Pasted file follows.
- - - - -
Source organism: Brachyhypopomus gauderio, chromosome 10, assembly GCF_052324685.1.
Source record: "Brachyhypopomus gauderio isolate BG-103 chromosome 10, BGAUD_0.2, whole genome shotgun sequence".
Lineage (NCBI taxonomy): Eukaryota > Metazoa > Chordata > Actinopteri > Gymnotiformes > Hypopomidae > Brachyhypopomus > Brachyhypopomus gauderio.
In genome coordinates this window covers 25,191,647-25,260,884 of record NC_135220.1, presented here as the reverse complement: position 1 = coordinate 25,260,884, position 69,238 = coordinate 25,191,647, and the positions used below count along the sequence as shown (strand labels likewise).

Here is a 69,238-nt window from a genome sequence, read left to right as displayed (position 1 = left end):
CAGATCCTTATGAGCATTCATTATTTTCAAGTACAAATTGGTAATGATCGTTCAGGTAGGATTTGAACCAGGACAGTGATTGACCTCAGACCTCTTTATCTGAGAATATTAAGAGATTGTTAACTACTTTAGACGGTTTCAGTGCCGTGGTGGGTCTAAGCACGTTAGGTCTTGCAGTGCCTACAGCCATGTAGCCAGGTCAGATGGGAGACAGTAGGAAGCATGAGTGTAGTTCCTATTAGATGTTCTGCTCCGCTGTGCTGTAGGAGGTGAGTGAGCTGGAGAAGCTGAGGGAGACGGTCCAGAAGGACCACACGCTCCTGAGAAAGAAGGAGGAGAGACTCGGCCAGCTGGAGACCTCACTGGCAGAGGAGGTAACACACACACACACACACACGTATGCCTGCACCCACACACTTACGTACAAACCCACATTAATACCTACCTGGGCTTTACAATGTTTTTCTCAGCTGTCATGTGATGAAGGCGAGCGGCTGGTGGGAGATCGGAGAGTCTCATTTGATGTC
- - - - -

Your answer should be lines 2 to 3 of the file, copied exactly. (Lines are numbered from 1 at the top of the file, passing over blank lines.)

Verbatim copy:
Source record: "Brachyhypopomus gauderio isolate BG-103 chromosome 10, BGAUD_0.2, whole genome shotgun sequence".
Lineage (NCBI taxonomy): Eukaryota > Metazoa > Chordata > Actinopteri > Gymnotiformes > Hypopomidae > Brachyhypopomus > Brachyhypopomus gauderio.